In this week's UpFront, Mehdi Hasan talks to former Zimbabwe Vice President Joice Mujuru about serving in President Robert Mugabe's government, which has been accused of mass killings and other human rights violations.

In the Reality Check, we look into the US Department of Defence's controversial School of the Americas, where graduates include Manuel Noriega, the members of the Zetas cartel, and Efrain Rios Montt.

And in the Arena, we debate whether financial inequality drives political power into the hands of the wealthy and whether it can ever be considered a good thing.

Headliner - Is Joice Mujuru the right replacement for Mugabe?

Zimbabwe's president, Robert Mugabe, has ruled for more than 36 years.

During his long reign, Mugabe's government has been accused of numerous human rights violations, including the killing of thousands during the so-called Gukurahundi massacres in 1983.

Former Vice President Joice Mujuru, who served in Mugabe's government, speaks with UpFront's Mehdi Hasan about her legacy and why she believes she is the right person to replace Mugabe.

Mujuru denied having any knowledge of the atrocities being committed by what she called Mugabe's "secret army", but told Hasan she was "sorry" for the killings.

"I'm being availed to some of the things that are even shocking," Mujuru told Hasan. "I am even asking myself, did these things happen during my days in government?

"Surely, for a person who has a human heart, you have to feel bad and sorry, and say sorry to those that have been affected," she added.

Mujuru, in opposition to Mugabe, has been supporting peaceful demonstrations against the longtime president.

Reality Check - The US 'terror' training camp you've never heard of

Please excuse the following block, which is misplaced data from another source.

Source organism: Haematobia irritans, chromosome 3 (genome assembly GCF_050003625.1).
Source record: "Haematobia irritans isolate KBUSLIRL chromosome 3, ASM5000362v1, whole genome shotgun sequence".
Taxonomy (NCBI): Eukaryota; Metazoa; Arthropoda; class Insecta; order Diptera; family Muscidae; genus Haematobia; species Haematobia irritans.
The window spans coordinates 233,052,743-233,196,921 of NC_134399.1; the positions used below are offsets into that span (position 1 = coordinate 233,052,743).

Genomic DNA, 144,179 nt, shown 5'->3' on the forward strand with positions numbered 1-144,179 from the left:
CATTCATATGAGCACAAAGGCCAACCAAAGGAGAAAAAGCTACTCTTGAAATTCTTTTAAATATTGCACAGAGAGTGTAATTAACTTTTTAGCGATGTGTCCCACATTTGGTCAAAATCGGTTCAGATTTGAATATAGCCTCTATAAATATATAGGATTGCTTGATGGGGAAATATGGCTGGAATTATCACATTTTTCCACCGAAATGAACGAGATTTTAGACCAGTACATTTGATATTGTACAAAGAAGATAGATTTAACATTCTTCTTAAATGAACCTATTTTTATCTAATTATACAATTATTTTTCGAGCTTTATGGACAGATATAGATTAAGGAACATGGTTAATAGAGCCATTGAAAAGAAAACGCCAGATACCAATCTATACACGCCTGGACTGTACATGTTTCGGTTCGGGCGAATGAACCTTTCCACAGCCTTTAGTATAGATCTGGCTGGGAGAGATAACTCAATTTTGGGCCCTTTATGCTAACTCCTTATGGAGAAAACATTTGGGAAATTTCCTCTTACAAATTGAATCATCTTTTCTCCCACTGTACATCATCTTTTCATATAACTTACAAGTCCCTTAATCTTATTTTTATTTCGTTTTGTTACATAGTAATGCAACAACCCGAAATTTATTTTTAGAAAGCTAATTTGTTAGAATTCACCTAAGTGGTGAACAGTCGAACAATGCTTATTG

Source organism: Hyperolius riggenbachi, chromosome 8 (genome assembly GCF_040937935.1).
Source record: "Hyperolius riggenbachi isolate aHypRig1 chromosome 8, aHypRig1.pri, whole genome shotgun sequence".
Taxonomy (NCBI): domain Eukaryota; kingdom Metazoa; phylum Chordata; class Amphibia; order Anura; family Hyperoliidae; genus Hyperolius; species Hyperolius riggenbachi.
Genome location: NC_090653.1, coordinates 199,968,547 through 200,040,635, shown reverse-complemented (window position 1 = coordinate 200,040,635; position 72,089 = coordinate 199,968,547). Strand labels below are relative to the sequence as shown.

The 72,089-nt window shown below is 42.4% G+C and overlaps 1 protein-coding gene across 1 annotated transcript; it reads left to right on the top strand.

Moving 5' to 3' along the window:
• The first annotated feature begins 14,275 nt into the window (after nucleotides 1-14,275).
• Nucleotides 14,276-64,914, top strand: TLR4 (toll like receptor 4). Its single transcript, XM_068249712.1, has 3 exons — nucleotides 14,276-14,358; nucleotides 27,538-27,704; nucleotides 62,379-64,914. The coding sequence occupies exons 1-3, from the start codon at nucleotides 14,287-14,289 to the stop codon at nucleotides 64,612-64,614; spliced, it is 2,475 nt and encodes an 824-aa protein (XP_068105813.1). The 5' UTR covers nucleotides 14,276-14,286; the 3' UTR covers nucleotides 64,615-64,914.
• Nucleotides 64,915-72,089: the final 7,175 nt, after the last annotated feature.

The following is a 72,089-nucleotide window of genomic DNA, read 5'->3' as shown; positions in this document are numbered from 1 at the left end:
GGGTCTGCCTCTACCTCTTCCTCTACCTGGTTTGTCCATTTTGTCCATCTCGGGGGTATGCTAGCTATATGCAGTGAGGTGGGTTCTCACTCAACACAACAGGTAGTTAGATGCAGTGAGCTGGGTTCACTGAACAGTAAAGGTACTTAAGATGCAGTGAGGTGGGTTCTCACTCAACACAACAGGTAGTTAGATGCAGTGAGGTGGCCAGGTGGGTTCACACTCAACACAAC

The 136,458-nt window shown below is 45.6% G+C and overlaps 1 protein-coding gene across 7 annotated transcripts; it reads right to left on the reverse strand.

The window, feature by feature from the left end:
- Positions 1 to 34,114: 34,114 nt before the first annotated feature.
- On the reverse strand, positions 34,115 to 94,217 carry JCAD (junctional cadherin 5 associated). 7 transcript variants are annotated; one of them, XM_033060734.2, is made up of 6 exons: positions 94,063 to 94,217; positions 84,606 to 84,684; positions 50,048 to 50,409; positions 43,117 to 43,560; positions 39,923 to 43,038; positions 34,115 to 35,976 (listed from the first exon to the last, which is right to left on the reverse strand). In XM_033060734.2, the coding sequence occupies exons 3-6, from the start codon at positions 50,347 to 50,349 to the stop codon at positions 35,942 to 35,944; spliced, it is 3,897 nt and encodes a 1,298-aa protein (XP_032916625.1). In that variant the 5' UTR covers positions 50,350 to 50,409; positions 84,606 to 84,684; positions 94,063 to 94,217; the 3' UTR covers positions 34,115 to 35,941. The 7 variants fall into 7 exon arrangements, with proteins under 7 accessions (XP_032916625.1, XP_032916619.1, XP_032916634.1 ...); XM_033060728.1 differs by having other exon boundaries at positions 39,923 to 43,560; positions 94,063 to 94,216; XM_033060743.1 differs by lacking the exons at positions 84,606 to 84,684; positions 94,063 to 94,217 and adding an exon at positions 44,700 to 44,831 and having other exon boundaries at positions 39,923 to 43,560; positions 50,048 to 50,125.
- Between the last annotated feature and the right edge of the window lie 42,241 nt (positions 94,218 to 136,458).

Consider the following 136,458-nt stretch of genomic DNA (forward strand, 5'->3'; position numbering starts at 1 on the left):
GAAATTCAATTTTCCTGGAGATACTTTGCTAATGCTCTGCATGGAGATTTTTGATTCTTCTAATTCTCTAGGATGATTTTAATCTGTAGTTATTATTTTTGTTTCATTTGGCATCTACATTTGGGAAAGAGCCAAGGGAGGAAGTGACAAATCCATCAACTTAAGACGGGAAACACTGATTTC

Panama's Manuel Noriega. Chile's Manuel Contreras. Members of Mexico's Zetas cartel. What do they all have in common?

They all graduated from the US Defence Department's School of the Americas, an "anti-communist" counterinsurgency programme to train Latin American military personnel.

After the "school" was kicked out of Panama, it relocated to the United States. It even, eventually, changed its name - but kept everything else.

Is it time to close down this so-called "terrorist" training camp?

Mehdi Hasan digs into the past of the US-run school that has led to the destabilisation of many Latin American countries.

Arena - Does income inequality help or hurt the US?

Major financial institutions are ringing the alarm bells about the danger of growing inequality.

But is the growing inequality necessarily a bad thing?

"I think accumulations that are due to technical success are a good thing," says Professor James Galbraith. "When they're due to monopolies, when they're due to land rants, when they're due to financial privation, speculation, and so forth, that's another matter."

However, Edward Conard, the former managing director of investment firm Bain Capital, doesn't see it as a problem.

"When you look at the evidence as to whether or not the US is having an increasing share of crony capitalism, the evidence all works to the contrary," says Conard.

In this Arena, we debate the issue. Joining Mehdi Hasan are Edward Conard, author of The Upside of Inequality: How Good Intentions Undermine the Middle Class, and James Galbraith, author of Inequality: What Everyone Needs to Know.

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Source: Al Jazeera News